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Subroutines

A subroutine is a block of code that is called from different places from within a main program or other subroutines.
Saves code space in that the subroutine code does not have to be repeated in the program areas that need it; only the code for the subroutine call is repeated.

/* variable left shift */ unsigned char vlshift(v,amt) unsigned char v, amt; { while (amt) { v = v << 1; amt--; } return(v); } main(){ unsigned char i,j,k; i=0x24; j = 2; k = vlshift(i,j); i,j,k); }
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C Subroutine (vlshift)
subroutine parameters subroutine body subroutine return Main program subroutine call

A subroutine can have zero or more parameters that control its operation A subroutine may need to use local variables for computation. A subroutine may pass a return value back to the caller. Space in data memory must be reserved for parameters, local variables, and the return value.
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printf("i=0x%x, shift amount: %d, result: 0x%x\n",

Parameter space for vlshift CBLOCK 0x040 v, amt vlshift ENDC parameters

vlshift.asm

;Parameter space for main CBLOCK 0x020 i,j,k main() variables ENDC

vlshift.asm (cont.)

;; return value in w vlshift movf amt,f vlshift_loop btfsc STATUS,Z ; amt==0? goto vl_return bcf STATUS,C rlf v,f ; v = v << 1 decf amt,f ; amt-goto vlshift_loop vl_return movf v,w ;return(v) return
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subroutine body

move result into w register before return return to main program


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org 0 ; initialize main program variables movlw 0x24 movwf i ; i = 0x24 initialize i , j movlw 0x2 variables movwf j ; j = 2 ;; setup subroutine parms copy i , j variables movf i,w to parameters v, movwf v movf j,w amt for subroutine movwf amt call vlshift subroutine call movwf k ; k = vlshift(v,amt); here goto here

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return value in w register, copy to k.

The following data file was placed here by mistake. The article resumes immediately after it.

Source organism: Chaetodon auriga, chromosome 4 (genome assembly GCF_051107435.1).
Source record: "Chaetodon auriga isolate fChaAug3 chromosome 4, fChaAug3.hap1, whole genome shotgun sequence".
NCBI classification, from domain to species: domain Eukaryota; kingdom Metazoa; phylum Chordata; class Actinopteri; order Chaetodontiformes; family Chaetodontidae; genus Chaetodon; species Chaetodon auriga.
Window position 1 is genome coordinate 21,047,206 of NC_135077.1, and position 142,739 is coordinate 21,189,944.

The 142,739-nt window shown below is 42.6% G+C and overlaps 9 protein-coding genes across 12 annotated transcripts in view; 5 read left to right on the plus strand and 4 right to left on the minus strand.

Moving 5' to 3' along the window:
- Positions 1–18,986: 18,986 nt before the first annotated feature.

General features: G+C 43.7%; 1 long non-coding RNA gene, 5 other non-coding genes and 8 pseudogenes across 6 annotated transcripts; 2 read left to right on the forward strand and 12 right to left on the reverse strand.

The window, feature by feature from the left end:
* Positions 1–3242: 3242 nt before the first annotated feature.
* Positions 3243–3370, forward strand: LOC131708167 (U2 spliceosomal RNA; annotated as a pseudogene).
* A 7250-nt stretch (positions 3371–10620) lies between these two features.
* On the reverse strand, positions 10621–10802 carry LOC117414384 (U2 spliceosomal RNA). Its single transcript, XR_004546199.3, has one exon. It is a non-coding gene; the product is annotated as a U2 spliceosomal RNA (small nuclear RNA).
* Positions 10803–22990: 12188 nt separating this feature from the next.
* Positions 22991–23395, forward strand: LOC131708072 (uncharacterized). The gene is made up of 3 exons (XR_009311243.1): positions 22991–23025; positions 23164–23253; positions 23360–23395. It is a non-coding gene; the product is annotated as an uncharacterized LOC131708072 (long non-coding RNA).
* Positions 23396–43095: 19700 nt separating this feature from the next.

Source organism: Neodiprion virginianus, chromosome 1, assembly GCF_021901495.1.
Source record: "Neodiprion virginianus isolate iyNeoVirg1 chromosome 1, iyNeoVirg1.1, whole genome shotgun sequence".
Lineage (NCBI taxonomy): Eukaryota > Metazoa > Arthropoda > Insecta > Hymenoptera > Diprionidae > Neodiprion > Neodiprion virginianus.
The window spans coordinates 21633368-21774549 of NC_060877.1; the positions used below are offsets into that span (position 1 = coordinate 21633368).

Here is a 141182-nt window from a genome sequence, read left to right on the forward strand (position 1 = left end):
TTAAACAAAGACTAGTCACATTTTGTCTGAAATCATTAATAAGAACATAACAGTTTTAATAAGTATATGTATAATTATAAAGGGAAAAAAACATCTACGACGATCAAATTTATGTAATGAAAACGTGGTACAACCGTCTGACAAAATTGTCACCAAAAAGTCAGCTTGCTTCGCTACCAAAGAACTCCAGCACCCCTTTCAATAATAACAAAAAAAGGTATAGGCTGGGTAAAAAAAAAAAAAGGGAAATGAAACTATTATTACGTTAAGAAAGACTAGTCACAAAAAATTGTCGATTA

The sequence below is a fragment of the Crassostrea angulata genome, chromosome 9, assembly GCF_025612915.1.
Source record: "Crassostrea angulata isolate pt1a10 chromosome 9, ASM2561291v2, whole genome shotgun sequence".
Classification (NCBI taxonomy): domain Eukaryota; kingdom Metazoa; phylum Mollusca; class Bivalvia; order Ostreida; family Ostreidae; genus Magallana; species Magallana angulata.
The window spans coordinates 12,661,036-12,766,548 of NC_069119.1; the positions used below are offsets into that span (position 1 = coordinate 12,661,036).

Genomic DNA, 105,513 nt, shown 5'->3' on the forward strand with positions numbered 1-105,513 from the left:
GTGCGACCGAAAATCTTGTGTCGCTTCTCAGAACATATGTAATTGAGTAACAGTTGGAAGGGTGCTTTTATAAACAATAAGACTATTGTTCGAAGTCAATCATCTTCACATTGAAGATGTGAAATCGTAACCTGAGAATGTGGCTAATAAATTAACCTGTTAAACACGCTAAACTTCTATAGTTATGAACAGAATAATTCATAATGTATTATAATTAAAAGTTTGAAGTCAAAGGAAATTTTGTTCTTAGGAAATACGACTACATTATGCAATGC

call, return Statements


B B 1 1 3 2 B B B B 1 1 0 0 1 0 9 8 B B B B 0 0 0 0 7 6 5 4 B B B B 0 0 0 0 3 2 1 0

The Stack
In Ps, the stack is a memory area intended for storing temporary values. Data in the stack is usually accessed by a special register called a stack pointer. In the PIC, the stack is used to store the return address of a subroutine call.
The return address is the place in the calling program that is returned to on subroutine exit. On the PIC, the return address is PC+1, if PC is the location of the call instruction.

call k return retlw k

1 0 0 kkk 0 0 0 000 1 1 0 1xx

k k kk kkkk 0 0 00 1000 k k kk kkkk

call (call subroutine) : Push PC of next instruction onto stack, theb PC[10:0] k, PC[12:11] PCLATH return (ret from subroutine): PC pop top-of-stack retlw (return with literal in w): w k, PC pop top-of-stack
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Data Storage via the Stack


The word stack is used because storage/retrieval of words in the stack memory area is the same as accessing items from a stack of items. Visualize a stack of boxes. To build a stack, you place box A, then box B, then box C. C B A A B A

The PIC16 Stack


The PIC16 stack has limited capability compared to other Ps. It is only used during call/return, and is 8 locations deep. For a call, PC+1 is pushed onto the stack. A push means to store PC+1 at [SP], decrement SP ([SP] PC+1, SP--) A return instruction pops the PC off the stack. A pop means to increment SP, then read [SP] and store to the PC (SP++, PC [SP] ) 13 bits SP 7: 0x???? 6: 0x???? 5: 0x???? 4: 0x???? 3: 0x???? 2: 0x???? 1: 0x????
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8 locations

Notice that you only have access to the last item placed on the stack (the Top of Stack TOS). You retrieve the boxes from the stack in reverse order (C then B then A). A stack is also called a LIFO (last-in-first-out) buffer.
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0: 0x????

Call/Return Example
main .... 0x40 .... call Sub_A

after step 6 SP 6 5 4

Stack Overflow
Stack overflows on the 9th call instruction without a return
Stack pointer wraps back to 7, overwrites the return address of the first call instruction Obviously, this results in incorrect program behavior Hard to debug, no status flags that indicate stack overflow

1 2 3 SP after step 3

7: 0x0041 6: 0x006A 5: 0x013C 4: 0x???? 3: 0x???? 2: 0x???? 1: 0x???? 0: 0x????

Sub_A .... 2 0x69 call Sub_B .... return 6 Sub_B .... 0x13B call Sub_C 3 return 5 Sub_C .... return 4

Caution: on PIC16, do not nest subroutine calls more than 8 deep


actually want to nest less than this if interrupts are used, more on this later.

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Back to Parameter Passing


The vlshift.asm program used a static memory area for parameters
static means that the location is fixed

The problem with Static Parameters


An interrupt is an external event to the processor (e.g. a change in pin voltage value) that causes the program to jump to an interrupt service routine (ISR). The ISR is finished, normal program execution is resumed. If the ISR calls Subr A, then static parameters are overwitten!

This happens to be the most efficient method for the PIC16, but has limitations